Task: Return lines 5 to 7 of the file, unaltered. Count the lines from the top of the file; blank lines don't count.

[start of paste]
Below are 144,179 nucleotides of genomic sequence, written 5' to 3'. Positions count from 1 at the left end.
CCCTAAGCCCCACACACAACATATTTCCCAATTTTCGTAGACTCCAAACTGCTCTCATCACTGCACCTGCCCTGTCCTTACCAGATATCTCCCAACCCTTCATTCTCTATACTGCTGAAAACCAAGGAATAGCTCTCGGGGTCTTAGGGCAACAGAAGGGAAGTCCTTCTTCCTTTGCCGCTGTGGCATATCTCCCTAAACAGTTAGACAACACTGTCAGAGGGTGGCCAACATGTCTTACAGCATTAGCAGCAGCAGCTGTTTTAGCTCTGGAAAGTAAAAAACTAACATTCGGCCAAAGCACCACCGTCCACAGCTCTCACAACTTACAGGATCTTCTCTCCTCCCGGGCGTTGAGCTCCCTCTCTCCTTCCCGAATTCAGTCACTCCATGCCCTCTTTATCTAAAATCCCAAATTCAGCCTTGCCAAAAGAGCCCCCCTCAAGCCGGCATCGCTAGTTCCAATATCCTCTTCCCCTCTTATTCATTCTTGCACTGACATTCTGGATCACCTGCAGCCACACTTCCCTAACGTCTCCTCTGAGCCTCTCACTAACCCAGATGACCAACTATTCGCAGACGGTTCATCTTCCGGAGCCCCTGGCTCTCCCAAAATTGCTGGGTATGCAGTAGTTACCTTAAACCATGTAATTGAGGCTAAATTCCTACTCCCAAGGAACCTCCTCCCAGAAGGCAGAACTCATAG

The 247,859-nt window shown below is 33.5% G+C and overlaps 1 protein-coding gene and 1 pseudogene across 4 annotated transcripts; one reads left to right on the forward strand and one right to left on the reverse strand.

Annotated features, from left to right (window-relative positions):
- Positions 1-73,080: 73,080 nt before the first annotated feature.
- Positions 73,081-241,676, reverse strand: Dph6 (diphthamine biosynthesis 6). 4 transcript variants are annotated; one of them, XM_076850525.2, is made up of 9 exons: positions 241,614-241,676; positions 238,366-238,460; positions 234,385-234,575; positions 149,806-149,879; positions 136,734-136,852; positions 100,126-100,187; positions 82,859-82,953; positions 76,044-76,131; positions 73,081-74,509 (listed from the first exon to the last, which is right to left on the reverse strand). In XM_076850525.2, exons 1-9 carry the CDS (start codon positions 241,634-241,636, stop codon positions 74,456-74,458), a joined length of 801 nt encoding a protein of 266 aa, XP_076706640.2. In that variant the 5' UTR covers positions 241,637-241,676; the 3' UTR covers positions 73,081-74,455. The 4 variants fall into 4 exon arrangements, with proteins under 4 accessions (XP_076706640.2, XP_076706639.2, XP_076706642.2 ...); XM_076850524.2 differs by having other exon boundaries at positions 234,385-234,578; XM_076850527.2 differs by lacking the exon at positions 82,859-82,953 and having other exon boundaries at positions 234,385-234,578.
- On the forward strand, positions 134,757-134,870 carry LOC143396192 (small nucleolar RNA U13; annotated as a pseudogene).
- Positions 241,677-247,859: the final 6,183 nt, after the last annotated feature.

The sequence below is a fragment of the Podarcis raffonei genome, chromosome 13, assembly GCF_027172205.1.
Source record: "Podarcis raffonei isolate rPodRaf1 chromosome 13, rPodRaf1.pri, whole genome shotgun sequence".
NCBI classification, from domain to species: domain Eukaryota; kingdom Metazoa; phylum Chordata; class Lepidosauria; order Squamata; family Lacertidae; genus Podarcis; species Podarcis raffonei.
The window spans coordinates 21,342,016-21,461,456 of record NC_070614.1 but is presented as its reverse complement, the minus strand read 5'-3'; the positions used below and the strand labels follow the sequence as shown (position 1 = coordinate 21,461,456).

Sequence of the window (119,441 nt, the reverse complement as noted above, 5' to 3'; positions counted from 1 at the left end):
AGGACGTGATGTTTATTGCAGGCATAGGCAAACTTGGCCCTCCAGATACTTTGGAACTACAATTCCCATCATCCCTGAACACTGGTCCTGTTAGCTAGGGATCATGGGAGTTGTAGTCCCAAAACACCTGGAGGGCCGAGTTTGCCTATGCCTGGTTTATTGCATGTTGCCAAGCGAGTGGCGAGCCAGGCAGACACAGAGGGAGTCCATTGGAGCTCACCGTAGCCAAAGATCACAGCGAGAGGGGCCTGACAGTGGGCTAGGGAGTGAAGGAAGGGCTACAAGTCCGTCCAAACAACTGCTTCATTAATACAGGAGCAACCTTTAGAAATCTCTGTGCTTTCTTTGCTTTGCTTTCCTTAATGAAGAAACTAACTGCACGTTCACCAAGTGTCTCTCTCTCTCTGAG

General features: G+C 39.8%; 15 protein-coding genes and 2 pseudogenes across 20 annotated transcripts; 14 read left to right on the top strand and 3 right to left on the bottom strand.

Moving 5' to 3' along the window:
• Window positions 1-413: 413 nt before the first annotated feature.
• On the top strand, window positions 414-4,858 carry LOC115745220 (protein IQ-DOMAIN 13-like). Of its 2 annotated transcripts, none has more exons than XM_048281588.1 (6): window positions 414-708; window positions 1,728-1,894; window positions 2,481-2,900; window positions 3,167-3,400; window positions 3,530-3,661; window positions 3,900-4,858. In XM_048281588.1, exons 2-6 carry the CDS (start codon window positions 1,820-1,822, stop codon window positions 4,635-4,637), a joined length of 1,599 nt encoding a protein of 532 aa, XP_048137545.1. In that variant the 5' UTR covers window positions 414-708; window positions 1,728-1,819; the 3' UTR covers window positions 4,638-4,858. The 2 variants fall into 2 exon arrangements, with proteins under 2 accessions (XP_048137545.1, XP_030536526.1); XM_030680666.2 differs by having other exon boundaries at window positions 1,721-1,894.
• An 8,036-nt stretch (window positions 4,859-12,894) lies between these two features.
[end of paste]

- Positions 1-73,080: 73,080 nt before the first annotated feature.
- Positions 73,081-241,676, reverse strand: Dph6 (diphthamine biosynthesis 6). 4 transcript variants are annotated; one of them, XM_076850525.2, is made up of 9 exons: positions 241,614-241,676; positions 238,366-238,460; positions 234,385-234,575; positions 149,806-149,879; positions 136,734-136,852; positions 100,126-100,187; positions 82,859-82,953; positions 76,044-76,131; positions 73,081-74,509 (listed from the first exon to the last, which is right to left on the reverse strand). In XM_076850525.2, exons 1-9 carry the CDS (start codon positions 241,634-241,636, stop codon positions 74,456-74,458), a joined length of 801 nt encoding a protein of 266 aa, XP_076706640.2. In that variant the 5' UTR covers positions 241,637-241,676; the 3' UTR covers positions 73,081-74,455. The 4 variants fall into 4 exon arrangements, with proteins under 4 accessions (XP_076706640.2, XP_076706639.2, XP_076706642.2 ...); XM_076850524.2 differs by having other exon boundaries at positions 234,385-234,578; XM_076850527.2 differs by lacking the exon at positions 82,859-82,953 and having other exon boundaries at positions 234,385-234,578.
- On the forward strand, positions 134,757-134,870 carry LOC143396192 (small nucleolar RNA U13; annotated as a pseudogene).